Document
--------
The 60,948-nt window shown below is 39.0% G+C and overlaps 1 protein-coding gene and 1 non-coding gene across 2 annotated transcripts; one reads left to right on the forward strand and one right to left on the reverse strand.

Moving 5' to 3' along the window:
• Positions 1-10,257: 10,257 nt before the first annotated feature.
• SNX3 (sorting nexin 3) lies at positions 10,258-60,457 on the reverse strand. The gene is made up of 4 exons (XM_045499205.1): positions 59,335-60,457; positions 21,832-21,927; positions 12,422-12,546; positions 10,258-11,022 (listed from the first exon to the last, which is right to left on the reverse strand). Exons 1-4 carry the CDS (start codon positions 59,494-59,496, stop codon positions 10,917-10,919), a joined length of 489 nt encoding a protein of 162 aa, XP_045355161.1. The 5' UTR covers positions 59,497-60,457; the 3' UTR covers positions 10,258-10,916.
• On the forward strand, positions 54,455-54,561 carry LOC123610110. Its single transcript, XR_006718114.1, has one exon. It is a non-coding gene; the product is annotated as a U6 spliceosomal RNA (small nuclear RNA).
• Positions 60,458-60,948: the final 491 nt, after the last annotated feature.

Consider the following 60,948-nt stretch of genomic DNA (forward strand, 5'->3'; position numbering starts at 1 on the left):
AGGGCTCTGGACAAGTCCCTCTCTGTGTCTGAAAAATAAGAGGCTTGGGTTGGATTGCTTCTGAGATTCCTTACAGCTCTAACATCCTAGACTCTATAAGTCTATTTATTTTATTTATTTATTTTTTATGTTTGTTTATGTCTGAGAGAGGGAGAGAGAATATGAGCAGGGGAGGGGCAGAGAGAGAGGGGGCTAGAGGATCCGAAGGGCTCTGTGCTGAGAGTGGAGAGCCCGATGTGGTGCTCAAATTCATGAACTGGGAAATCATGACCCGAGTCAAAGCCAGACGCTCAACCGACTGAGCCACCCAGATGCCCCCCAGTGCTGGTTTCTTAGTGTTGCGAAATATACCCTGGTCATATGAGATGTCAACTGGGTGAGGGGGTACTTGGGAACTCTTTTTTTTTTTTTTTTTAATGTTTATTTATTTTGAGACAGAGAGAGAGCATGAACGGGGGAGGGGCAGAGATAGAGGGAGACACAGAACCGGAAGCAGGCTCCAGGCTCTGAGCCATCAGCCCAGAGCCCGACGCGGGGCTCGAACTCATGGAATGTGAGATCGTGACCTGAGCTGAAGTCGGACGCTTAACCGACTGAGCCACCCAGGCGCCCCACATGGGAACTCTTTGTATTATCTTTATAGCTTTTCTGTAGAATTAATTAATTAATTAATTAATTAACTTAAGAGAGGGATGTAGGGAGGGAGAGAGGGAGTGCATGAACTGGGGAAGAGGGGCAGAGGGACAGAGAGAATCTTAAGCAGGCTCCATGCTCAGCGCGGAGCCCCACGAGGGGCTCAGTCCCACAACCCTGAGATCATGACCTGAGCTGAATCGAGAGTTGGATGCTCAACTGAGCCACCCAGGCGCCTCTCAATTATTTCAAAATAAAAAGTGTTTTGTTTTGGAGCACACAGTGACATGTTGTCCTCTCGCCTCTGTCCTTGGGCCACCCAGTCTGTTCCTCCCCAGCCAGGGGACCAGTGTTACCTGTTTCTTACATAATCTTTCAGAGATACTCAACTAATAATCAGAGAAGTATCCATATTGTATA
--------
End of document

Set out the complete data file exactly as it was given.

The 60,948-nt window shown below is 39.0% G+C and overlaps 1 protein-coding gene and 1 non-coding gene across 2 annotated transcripts; one reads left to right on the forward strand and one right to left on the reverse strand.

Moving 5' to 3' along the window:
• Positions 1-10,257: 10,257 nt before the first annotated feature.
• SNX3 (sorting nexin 3) lies at positions 10,258-60,457 on the reverse strand. The gene is made up of 4 exons (XM_045499205.1): positions 59,335-60,457; positions 21,832-21,927; positions 12,422-12,546; positions 10,258-11,022 (listed from the first exon to the last, which is right to left on the reverse strand). Exons 1-4 carry the CDS (start codon positions 59,494-59,496, stop codon positions 10,917-10,919), a joined length of 489 nt encoding a protein of 162 aa, XP_045355161.1. The 5' UTR covers positions 59,497-60,457; the 3' UTR covers positions 10,258-10,916.
• On the forward strand, positions 54,455-54,561 carry LOC123610110. Its single transcript, XR_006718114.1, has one exon. It is a non-coding gene; the product is annotated as a U6 spliceosomal RNA (small nuclear RNA).
• Positions 60,458-60,948: the final 491 nt, after the last annotated feature.

Consider the following 60,948-nt stretch of genomic DNA (forward strand, 5'->3'; position numbering starts at 1 on the left):
AGGGCTCTGGACAAGTCCCTCTCTGTGTCTGAAAAATAAGAGGCTTGGGTTGGATTGCTTCTGAGATTCCTTACAGCTCTAACATCCTAGACTCTATAAGTCTATTTATTTTATTTATTTATTTTTTATGTTTGTTTATGTCTGAGAGAGGGAGAGAGAATATGAGCAGGGGAGGGGCAGAGAGAGAGGGGGCTAGAGGATCCGAAGGGCTCTGTGCTGAGAGTGGAGAGCCCGATGTGGTGCTCAAATTCATGAACTGGGAAATCATGACCCGAGTCAAAGCCAGACGCTCAACCGACTGAGCCACCCAGATGCCCCCCAGTGCTGGTTTCTTAGTGTTGCGAAATATACCCTGGTCATATGAGATGTCAACTGGGTGAGGGGGTACTTGGGAACTCTTTTTTTTTTTTTTTTTAATGTTTATTTATTTTGAGACAGAGAGAGAGCATGAACGGGGGAGGGGCAGAGATAGAGGGAGACACAGAACCGGAAGCAGGCTCCAGGCTCTGAGCCATCAGCCCAGAGCCCGACGCGGGGCTCGAACTCATGGAATGTGAGATCGTGACCTGAGCTGAAGTCGGACGCTTAACCGACTGAGCCACCCAGGCGCCCCACATGGGAACTCTTTGTATTATCTTTATAGCTTTTCTGTAGAATTAATTAATTAATTAATTAATTAACTTAAGAGAGGGATGTAGGGAGGGAGAGAGGGAGTGCATGAACTGGGGAAGAGGGGCAGAGGGACAGAGAGAATCTTAAGCAGGCTCCATGCTCAGCGCGGAGCCCCACGAGGGGCTCAGTCCCACAACCCTGAGATCATGACCTGAGCTGAATCGAGAGTTGGATGCTCAACTGAGCCACCCAGGCGCCTCTCAATTATTTCAAAATAAAAAGTGTTTTGTTTTGGAGCACACAGTGACATGTTGTCCTCTCGCCTCTGTCCTTGGGCCACCCAGTCTGTTCCTCCCCAGCCAGGGGACCAGTGTTACCTGTTTCTTACATAATCTTTCAGAGATACTCAACTAATAATCAGAGAAGTATCCATATTGTATA